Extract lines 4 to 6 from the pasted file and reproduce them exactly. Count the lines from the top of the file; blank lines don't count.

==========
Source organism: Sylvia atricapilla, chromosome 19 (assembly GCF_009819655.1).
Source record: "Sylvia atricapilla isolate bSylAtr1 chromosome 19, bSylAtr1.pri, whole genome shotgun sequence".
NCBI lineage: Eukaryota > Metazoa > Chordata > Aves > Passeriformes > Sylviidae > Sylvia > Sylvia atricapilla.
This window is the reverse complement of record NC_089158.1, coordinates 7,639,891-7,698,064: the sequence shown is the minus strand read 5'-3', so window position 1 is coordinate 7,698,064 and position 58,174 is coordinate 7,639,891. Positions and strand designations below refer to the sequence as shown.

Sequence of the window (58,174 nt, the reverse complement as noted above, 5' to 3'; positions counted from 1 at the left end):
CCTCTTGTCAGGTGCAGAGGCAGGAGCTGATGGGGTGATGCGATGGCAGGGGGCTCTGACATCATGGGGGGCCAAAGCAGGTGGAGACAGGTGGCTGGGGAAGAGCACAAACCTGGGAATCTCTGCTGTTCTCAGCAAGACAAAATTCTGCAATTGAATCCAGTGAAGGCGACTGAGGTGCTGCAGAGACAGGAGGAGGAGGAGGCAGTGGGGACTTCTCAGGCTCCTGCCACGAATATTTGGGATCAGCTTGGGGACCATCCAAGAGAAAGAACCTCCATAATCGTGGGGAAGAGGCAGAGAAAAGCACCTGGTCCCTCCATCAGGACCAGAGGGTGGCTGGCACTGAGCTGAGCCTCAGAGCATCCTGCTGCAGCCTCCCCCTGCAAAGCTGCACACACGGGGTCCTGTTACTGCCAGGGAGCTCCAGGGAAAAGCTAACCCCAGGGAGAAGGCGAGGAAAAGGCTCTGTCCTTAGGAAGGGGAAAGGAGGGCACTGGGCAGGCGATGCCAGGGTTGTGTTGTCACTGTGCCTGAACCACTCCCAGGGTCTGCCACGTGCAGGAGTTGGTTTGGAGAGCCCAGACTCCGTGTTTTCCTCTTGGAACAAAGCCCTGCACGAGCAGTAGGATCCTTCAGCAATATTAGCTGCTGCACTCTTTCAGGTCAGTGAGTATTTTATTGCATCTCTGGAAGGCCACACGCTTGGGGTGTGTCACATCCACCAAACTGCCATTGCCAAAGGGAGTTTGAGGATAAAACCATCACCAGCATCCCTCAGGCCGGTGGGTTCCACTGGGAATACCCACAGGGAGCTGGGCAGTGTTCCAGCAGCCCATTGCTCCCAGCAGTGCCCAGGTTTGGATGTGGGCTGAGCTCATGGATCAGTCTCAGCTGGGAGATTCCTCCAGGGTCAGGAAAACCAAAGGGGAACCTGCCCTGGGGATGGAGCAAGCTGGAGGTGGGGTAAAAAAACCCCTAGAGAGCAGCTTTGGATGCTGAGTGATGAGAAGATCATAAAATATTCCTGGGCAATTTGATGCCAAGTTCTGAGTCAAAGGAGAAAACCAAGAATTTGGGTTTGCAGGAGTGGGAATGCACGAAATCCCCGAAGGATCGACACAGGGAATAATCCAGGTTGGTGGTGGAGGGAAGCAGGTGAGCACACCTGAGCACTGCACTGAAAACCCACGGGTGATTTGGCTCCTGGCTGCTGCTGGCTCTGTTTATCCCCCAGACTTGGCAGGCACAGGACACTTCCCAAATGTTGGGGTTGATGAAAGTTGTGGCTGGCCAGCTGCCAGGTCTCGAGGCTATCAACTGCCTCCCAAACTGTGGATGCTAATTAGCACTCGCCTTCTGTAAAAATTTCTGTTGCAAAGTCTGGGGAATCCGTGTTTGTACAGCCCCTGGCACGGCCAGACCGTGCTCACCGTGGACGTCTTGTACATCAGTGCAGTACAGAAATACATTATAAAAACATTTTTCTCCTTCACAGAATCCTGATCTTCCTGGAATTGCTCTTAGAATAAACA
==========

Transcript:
This window is the reverse complement of record NC_089158.1, coordinates 7,639,891-7,698,064: the sequence shown is the minus strand read 5'-3', so window position 1 is coordinate 7,698,064 and position 58,174 is coordinate 7,639,891. Positions and strand designations below refer to the sequence as shown.

Sequence of the window (58,174 nt, the reverse complement as noted above, 5' to 3'; positions counted from 1 at the left end):
CCTCTTGTCAGGTGCAGAGGCAGGAGCTGATGGGGTGATGCGATGGCAGGGGGCTCTGACATCATGGGGGGCCAAAGCAGGTGGAGACAGGTGGCTGGGGAAGAGCACAAACCTGGGAATCTCTGCTGTTCTCAGCAAGACAAAATTCTGCAATTGAATCCAGTGAAGGCGACTGAGGTGCTGCAGAGACAGGAGGAGGAGGAGGCAGTGGGGACTTCTCAGGCTCCTGCCACGAATATTTGGGATCAGCTTGGGGACCATCCAAGAGAAAGAACCTCCATAATCGTGGGGAAGAGGCAGAGAAAAGCACCTGGTCCCTCCATCAGGACCAGAGGGTGGCTGGCACTGAGCTGAGCCTCAGAGCATCCTGCTGCAGCCTCCCCCTGCAAAGCTGCACACACGGGGTCCTGTTACTGCCAGGGAGCTCCAGGGAAAAGCTAACCCCAGGGAGAAGGCGAGGAAAAGGCTCTGTCCTTAGGAAGGGGAAAGGAGGGCACTGGGCAGGCGATGCCAGGGTTGTGTTGTCACTGTGCCTGAACCACTCCCAGGGTCTGCCACGTGCAGGAGTTGGTTTGGAGAGCCCAGACTCCGTGTTTTCCTCTTGGAACAAAGCCCTGCACGAGCAGTAGGATCCTTCAGCAATATTAGCTGCTGCACTCTTTCAGGTCAGTGAGTATTTTATTGCATCTCTGGAAGGCCACACGCTTGGGGTGTGTCACATCCACCAAACTGCCATTGCCAAAGGGAGTTTGAGGATAAAACCATCACCAGCATCCCTCAGGCCGGTGGGTTCCACTGGGAATACCCACAGGGAGCTGGGCAGTGTTCCAGCAGCCCATTGCTCCCAGCAGTGCCCAGGTTTGGATGTGGGCTGAGCTCATGGATCAGTCTCAGCTGGGAGATTCCTCCAGGGTCAGGAAAACCAAAGGGGAACCTGCCCTGGGGATGGAGCAAGCTGGAGGTGGGGTAAAAAAACCCCTAGAGAGCAGCTTTGGATGCTGAGTGATGAGAAGATCATAAAATATTCCTGGGCAATTTGATGCCAAGTTCTGAGTCAAAGGAGAAAACCAAGAATTTGGGTTTGCAGGAGTGGGAATGCACGAAATCCCCGAAGGATCGACACAGGGAATAATCCAGGTTGGTGGTGGAGGGAAGCAGGTGAGCACACCTGAGCACTGCACTGAAAACCCACGGGTGATTTGGCTCCTGGCTGCTGCTGGCTCTGTTTATCCCCCAGACTTGGCAGGCACAGGACACTTCCCAAATGTTGGGGTTGATGAAAGTTGTGGCTGGCCAGCTGCCAGGTCTCGAGGCTATCAACTGCCTCCCAAACTGTGGATGCTAATTAGCACTCGCCTTCTGTAAAAATTTCTGTTGCAAAGTCTGGGGAATCCGTGTTTGTACAGCCCCTGGCACGGCCAGACCGTGCTCACCGTGGACGTCTTGTACATCAGTGCAGTACAGAAATACATTATAAAAACATTTTTCTCCTTCACAGAATCCTGATCTTCCTGGAATTGCTCTTAGAATAAACA